Scientists writing in the journal Reproductive Health Matters are taking a close look at cosmetic surgery, especially female cosmetic genital surgery. Cosmetic surgery no longer includes just facelifts, breast implants, breast reduction and nose reconstruction. An editorial appearing in Reproductive Health Matters targets the increasing number of surgeries being performed on women, suggesting that surgery performed on women’s genitals are akin to mutilation procedures; highly profitable, and yet little information exists about outcomes, complications, and satisfaction following the procedures.
Marge Berer, writing the editorial, says the following about female genitalia surgery:”Too big, too small, too narrow, too wide, too high, too low, too flabby, and too wrinkled. The permutations are endless. What a great way of making money!” Berer adds, “Surgery – for the most part emanating from the private, profit-making health care sector, including in plastic surgery and obstetrics and gynecology – has entered the beauty industry, and has become a high-earner with a powerful and growing influence.” She also suggests performing surgery on women’s genitals may be a waste of resources that could be utilized to deliver needed healthcare to the public. According to Berer, …”we should be asking from a public health perspective why any health system would tolerate available resources, including skilled surgeons, being consumed by tens of thousands or even millions of people every year for such procedures, let alone to deal with any complications that arise.”
Berer says women are the prime targets of cosmetic surgery. A series of articles published in the journal look at “The relationship between what is labeled female genital mutilation and female cosmetic genital surgery.” Also, a number of the papers address how cosmetic surgery should be regulated. Laws exist in Europe and Africa against female genital mutilation surgery, yet Berer says “there are but none against female cosmetic genital surgery that I know of.”
The cosmetic surgery industry is self-regulating. As an example of the need for regulation of aesthetic surgeries, Diana Zuckerman points out in a review that few women really understand the risks, complications and outcomes of breast implant surgery, despite FDA regulations that women be fully informed before undergoing surgery. Women should understand that breast implants wear out after 10 years, can leak, reduce the ability to breastfeed, decrease sensation in the nipples, and obscure mammogram findings. Furthermore, few cosmetic surgeons know how to deal with those complications. There is also little research that addresses the long-term complications of breast implants.
According to the author, I” find it cause for despair that women are pursuing genital surgery because pornographic videos have made them believe their labia are “abnormal” or “uneven” or “showing” or that their vaginas aren’t “tight enough”. Berer, who has had surgery for minor and major health problems states, “I find it hard to imagine anyone who doesn’t really need surgery happily running after it, finding it a salutary experience and then going back for more. Shall I conclude, like some of the Brazilian surgeons interviewed by Daniela Dorneles de Andrade, and as the British psychologists did, who did one of the first studies of young women who had had labia reduction surgery, that at least some of the women may have underlying psychological problems that they hope surgery will resolve? I don’t know, but I think it is important to find out. I do know what I think about the surgeons who have made that judgment and who are profiting from it, and the clinics offering loans to women who are too poor to afford this surgery.”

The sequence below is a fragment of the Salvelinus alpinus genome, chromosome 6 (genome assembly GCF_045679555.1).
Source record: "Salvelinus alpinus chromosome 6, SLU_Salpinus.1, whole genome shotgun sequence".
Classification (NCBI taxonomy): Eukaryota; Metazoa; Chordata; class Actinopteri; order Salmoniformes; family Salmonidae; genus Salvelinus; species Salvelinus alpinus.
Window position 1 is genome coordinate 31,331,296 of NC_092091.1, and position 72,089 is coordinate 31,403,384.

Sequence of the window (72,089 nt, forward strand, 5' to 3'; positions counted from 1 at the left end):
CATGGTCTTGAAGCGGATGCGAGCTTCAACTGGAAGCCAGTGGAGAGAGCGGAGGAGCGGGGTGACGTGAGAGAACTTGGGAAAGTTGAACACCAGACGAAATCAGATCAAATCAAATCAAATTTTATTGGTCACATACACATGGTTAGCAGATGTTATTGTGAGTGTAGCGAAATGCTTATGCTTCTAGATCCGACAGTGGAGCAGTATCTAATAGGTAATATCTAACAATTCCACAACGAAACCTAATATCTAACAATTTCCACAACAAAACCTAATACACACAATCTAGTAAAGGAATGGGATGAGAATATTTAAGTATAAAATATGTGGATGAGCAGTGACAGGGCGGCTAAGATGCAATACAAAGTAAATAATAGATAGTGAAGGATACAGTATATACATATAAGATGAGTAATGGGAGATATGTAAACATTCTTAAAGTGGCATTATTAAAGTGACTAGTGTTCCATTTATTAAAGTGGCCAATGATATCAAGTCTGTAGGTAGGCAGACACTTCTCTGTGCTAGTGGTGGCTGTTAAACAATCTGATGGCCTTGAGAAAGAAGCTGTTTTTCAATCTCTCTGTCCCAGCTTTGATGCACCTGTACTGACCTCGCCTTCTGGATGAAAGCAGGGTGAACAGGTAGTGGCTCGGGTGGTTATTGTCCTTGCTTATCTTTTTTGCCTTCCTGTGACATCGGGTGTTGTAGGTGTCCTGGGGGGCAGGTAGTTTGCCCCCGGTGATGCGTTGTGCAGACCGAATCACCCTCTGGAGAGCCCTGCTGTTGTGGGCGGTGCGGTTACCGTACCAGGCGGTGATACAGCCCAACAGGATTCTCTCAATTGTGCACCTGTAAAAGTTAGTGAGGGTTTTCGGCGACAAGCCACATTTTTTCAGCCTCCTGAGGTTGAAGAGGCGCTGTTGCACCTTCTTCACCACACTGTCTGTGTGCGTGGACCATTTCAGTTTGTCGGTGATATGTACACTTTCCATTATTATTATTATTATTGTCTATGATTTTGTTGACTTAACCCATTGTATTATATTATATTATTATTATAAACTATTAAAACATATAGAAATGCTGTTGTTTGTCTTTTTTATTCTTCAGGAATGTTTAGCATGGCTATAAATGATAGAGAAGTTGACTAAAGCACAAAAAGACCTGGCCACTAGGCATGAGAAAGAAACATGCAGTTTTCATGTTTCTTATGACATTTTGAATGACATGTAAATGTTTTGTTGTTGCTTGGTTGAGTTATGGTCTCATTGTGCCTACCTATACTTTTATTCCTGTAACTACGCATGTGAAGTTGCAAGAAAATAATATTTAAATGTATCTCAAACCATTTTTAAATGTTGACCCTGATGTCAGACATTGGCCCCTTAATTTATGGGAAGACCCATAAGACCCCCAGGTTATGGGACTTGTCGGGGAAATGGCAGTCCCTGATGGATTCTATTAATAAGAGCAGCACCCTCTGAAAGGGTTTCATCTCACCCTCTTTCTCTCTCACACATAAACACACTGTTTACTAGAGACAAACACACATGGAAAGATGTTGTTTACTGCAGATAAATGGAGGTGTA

Perhaps some cosmetic surgeries performed on women are “more dubious than others says Berer who admits she has many questions, saying she feels “sorry” for women who are “taken in” by the need for cosmetic surgery. The numbers of complications that result from cosmetic surgery are unknown and require more investigation. She adds, “I still think we should take pride in our bodies as they are, as hard as that may be on the bad days, and promote some serious consciousness-raising among our children and grandchildren on these matters.” Berer says if cosmetic surgery is really necessary, “then we all need it.” Given the lack of information about the health effects of cosmetic surgery, both psychological and physical, Berer wonders if “all cosmetic genital surgery – on both women and men, as well as infant girls – be considered condemnable and banned?”
One of the biggest questions explored in the journal is why women think their genitals need to be altered. One article review looks at a TV documentary from the UK in 2008 discussing pornographic films that shows women with no labia – something that may be boosting the numbers of female genital surgeries. The review also suggests that women think their genitals look “awful” in skimpy clothes. Berer believes the need for cosmetic surgery, and especially female genital cosmetic surgery deserves a close look, better regulation, and that the whole notion is profit driven and manufactured. The series of reviews in Reproductive Health Matters explores the cosmetic surgery industry and raises many questions that should be answered. Cosmetic surgery in Sweden, UK, USA, Brazil, Burkina Faso, Iran, and South Africa, and in the Round Up on Cosmetic Surgery also Senegal and Lebanon are explored in the journal. The main topic is female cosmetic genital surgery that is under scrutiny by the authors.